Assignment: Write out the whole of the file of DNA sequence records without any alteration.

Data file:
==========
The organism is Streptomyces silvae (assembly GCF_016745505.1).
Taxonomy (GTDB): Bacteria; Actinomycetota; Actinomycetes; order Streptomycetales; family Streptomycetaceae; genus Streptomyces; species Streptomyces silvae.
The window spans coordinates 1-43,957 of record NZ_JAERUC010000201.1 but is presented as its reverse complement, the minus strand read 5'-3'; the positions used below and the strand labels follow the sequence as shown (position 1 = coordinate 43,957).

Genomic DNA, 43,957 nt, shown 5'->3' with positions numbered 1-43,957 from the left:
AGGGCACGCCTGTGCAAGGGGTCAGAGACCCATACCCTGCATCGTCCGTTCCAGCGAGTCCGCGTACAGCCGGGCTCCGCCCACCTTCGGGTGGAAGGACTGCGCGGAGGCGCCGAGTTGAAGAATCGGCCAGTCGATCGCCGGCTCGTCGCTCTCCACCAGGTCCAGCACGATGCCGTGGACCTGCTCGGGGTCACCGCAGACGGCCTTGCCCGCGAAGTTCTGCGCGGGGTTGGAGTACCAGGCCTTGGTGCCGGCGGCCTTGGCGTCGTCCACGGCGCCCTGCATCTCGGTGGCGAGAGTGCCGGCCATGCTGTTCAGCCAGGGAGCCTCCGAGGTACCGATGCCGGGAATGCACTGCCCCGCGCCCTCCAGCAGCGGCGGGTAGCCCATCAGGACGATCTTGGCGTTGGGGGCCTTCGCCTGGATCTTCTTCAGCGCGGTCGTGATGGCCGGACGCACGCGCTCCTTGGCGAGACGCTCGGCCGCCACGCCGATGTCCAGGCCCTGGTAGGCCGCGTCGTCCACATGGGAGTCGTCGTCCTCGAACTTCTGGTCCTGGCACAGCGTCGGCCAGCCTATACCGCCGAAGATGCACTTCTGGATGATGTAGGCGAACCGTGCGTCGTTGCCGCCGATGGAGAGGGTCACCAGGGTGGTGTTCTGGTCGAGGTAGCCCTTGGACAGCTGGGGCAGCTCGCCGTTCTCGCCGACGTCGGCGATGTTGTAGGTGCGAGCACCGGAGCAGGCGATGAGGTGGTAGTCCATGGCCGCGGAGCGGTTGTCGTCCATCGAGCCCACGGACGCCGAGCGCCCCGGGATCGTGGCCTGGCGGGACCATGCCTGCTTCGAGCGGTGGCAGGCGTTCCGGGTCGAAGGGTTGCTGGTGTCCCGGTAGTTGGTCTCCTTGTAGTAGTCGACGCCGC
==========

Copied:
The organism is Streptomyces silvae (assembly GCF_016745505.1).
Taxonomy (GTDB): Bacteria; Actinomycetota; Actinomycetes; order Streptomycetales; family Streptomycetaceae; genus Streptomyces; species Streptomyces silvae.
The window spans coordinates 1-43,957 of record NZ_JAERUC010000201.1 but is presented as its reverse complement, the minus strand read 5'-3'; the positions used below and the strand labels follow the sequence as shown (position 1 = coordinate 43,957).

Genomic DNA, 43,957 nt, shown 5'->3' with positions numbered 1-43,957 from the left:
AGGGCACGCCTGTGCAAGGGGTCAGAGACCCATACCCTGCATCGTCCGTTCCAGCGAGTCCGCGTACAGCCGGGCTCCGCCCACCTTCGGGTGGAAGGACTGCGCGGAGGCGCCGAGTTGAAGAATCGGCCAGTCGATCGCCGGCTCGTCGCTCTCCACCAGGTCCAGCACGATGCCGTGGACCTGCTCGGGGTCACCGCAGACGGCCTTGCCCGCGAAGTTCTGCGCGGGGTTGGAGTACCAGGCCTTGGTGCCGGCGGCCTTGGCGTCGTCCACGGCGCCCTGCATCTCGGTGGCGAGAGTGCCGGCCATGCTGTTCAGCCAGGGAGCCTCCGAGGTACCGATGCCGGGAATGCACTGCCCCGCGCCCTCCAGCAGCGGCGGGTAGCCCATCAGGACGATCTTGGCGTTGGGGGCCTTCGCCTGGATCTTCTTCAGCGCGGTCGTGATGGCCGGACGCACGCGCTCCTTGGCGAGACGCTCGGCCGCCACGCCGATGTCCAGGCCCTGGTAGGCCGCGTCGTCCACATGGGAGTCGTCGTCCTCGAACTTCTGGTCCTGGCACAGCGTCGGCCAGCCTATACCGCCGAAGATGCACTTCTGGATGATGTAGGCGAACCGTGCGTCGTTGCCGCCGATGGAGAGGGTCACCAGGGTGGTGTTCTGGTCGAGGTAGCCCTTGGACAGCTGGGGCAGCTCGCCGTTCTCGCCGACGTCGGCGATGTTGTAGGTGCGAGCACCGGAGCAGGCGATGAGGTGGTAGTCCATGGCCGCGGAGCGGTTGTCGTCCATCGAGCCCACGGACGCCGAGCGCCCCGGGATCGTGGCCTGGCGGGACCATGCCTGCTTCGAGCGGTGGCAGGCGTTCCGGGTCGAAGGGTTGCTGGTGTCCCGGTAGTTGGTCTCCTTGTAGTAGTCGACGCCGC